T he Scarlets head coach who will take charge of Wales af ter RWC 2019
ACING 92 at home and Leicester away are tough assignments early on in Europe, but all pools are tough in the Champions Cup these days and we’d love to get off to a better start than last year, when we lost the first two games.
Racing are a quality side and made it to the final last year, running Leinster all the way across 80 minutes, but we’ve got a proud record at home. Leicester are going through a transition with the change of coach early on, so there’s a little bit of the unknown but we know the quality there. Ulster, our other pool opponents, we know a lot about as we play in the same league. We play them four times before Christmas.
We’ve had a bit of a battering at the start of the season, picking up injuries in pre-season and the early rounds. Then, because we made it through to the last game of last season, any surgeries that happened in the off-season are a month behind those people who weren’t involved in the play-offs.
Numbers-wise we’ve got about 50 players at training but a lot of those are academy players, so in terms of bodies who are ready to play in the Pro14 or Champions Cup, we have a smaller number than other sides.
Still, we’ve recruited smartly and we’d love to repeat what we did last season. Getting to the knockout stages of Europe is the immediate goal and getting out of the pool is not an easy task, but when we
Rhave the bulk of our squad on the park we can compete with anyone in Europe.
Leadership is the biggest thing we’ve lost in John Barclay and Tadhg Beirne, so that experience in the forwards has gone, but we have Jake Ball back and I think he’ll have a big season. Blade Thomson has also come in and is looking better with each minute he plays as he settles into patterns and combinations.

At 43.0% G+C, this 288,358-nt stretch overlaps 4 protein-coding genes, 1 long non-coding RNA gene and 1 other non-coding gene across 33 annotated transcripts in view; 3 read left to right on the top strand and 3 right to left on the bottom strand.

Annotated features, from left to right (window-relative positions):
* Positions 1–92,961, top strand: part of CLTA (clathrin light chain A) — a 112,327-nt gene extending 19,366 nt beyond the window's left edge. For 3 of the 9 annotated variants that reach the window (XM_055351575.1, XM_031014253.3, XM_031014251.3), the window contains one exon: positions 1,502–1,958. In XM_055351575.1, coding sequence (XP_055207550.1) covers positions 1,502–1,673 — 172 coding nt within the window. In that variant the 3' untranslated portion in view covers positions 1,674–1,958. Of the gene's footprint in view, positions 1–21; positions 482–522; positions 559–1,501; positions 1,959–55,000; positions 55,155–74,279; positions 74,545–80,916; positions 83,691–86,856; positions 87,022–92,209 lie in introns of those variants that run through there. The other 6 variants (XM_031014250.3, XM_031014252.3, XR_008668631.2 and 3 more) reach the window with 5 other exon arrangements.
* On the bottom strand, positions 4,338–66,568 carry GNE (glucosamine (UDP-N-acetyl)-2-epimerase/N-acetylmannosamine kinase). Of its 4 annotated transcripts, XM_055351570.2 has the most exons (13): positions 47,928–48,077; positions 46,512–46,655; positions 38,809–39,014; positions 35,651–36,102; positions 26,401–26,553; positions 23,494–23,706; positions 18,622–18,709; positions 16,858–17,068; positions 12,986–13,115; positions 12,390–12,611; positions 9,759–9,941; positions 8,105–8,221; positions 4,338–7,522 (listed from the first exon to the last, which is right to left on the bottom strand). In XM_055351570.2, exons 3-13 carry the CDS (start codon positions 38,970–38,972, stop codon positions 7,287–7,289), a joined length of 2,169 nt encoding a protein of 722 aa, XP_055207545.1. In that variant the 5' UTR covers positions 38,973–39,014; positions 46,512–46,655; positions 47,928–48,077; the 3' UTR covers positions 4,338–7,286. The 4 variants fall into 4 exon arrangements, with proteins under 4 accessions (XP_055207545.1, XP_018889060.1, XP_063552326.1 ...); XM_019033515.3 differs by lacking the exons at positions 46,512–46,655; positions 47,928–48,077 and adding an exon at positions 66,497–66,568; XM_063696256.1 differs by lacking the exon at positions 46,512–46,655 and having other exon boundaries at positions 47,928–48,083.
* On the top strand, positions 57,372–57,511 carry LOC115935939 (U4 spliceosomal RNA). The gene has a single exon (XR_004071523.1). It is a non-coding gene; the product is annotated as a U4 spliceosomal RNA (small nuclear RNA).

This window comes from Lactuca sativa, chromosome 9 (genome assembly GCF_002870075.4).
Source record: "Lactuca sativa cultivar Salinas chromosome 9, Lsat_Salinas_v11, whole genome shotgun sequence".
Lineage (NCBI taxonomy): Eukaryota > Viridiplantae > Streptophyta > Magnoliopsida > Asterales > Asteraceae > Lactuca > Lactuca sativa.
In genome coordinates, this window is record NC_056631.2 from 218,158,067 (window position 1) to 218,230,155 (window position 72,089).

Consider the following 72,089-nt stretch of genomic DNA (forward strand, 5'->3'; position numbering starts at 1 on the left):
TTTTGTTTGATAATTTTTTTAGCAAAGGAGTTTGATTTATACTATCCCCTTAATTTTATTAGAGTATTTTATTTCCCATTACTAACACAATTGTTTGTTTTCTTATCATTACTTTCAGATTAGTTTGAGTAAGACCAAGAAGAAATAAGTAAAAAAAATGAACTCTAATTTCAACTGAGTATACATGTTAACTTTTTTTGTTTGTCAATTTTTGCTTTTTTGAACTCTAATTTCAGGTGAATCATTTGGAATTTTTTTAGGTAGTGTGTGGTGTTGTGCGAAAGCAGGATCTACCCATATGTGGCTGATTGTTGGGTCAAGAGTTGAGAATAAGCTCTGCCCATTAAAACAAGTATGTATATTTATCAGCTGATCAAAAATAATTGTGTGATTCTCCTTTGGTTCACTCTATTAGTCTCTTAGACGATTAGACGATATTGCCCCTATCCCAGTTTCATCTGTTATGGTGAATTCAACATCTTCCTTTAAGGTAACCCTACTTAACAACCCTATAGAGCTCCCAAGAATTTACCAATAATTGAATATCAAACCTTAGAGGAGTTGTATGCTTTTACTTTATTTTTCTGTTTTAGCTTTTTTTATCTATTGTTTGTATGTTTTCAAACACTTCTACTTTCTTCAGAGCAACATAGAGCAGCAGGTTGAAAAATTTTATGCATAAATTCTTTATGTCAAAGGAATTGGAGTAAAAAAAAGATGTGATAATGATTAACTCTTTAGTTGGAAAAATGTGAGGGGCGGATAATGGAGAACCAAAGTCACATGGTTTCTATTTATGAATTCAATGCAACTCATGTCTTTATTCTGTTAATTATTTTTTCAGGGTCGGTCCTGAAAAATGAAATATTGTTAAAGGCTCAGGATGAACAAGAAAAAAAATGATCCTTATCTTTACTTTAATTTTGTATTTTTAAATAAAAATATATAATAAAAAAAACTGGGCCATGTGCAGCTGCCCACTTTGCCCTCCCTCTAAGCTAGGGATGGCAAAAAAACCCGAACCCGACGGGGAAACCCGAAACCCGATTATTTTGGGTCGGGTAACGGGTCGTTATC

The passion for rugby here is huge. It’s not a massive place but there are a lot of small towns and villages around, and everybody follows rugby. The stadium came alive for the quarter-final against La Rochelle last season. It was fantastic for everyone concerned. The players enjoyed having extra seating at Parc y Scarlets for the first time to create the biggest crowd in the stadium’s history.
We had huge support across the community and there was a great buzz around the team. It was a memorable occasion and a special atmosphere – the singing was fantastic and made the hairs on the back of my neck stand up.
I’m getting a little better at the singing! We all sing SosbanFach in the changing room every time we win and the boys love it. I’m okay on the chorus now but usually lip-sync the rest!
It’s slowly sinking in that this is my last season at Scarlets and there are a lot of ‘lasts’ happening, but I can’t take my eye off the ball. I’m the leader of the group and need to be fully focused. I’ll be at some of Wales’ November Tests and doing a bit of homework behind the scenes, but I’ll work it around our games.
In terms of biggest achievements since I’ve been here, one is winning the Pro12, as it was then, in 2016-17. It wasn’t just winning it but the way we did it, with 14 men for half a game at Leinster to become the first team to win away in the semi-finals and the way we played in the final against Munster to win 46-22. Then the home game against La Rochelle that put us through to the semi-finals in Europe – it’s something I’ll never forget.
The biggest challenge has been the internal changes that had to be made. The club had been satisfied with coming fifth or sixth and making Europe, so a change in culture was required. This is a proud club with a lot of tradition, but the attitude of some people – in the playing and management group – was slightly selfish, people protecting themselves.
That meant moving people on and getting the right people in. Getting good people in key positions is so important – and we’re now reaping the rewards.
Flag bearers Scarlets fans at the La Rochelle match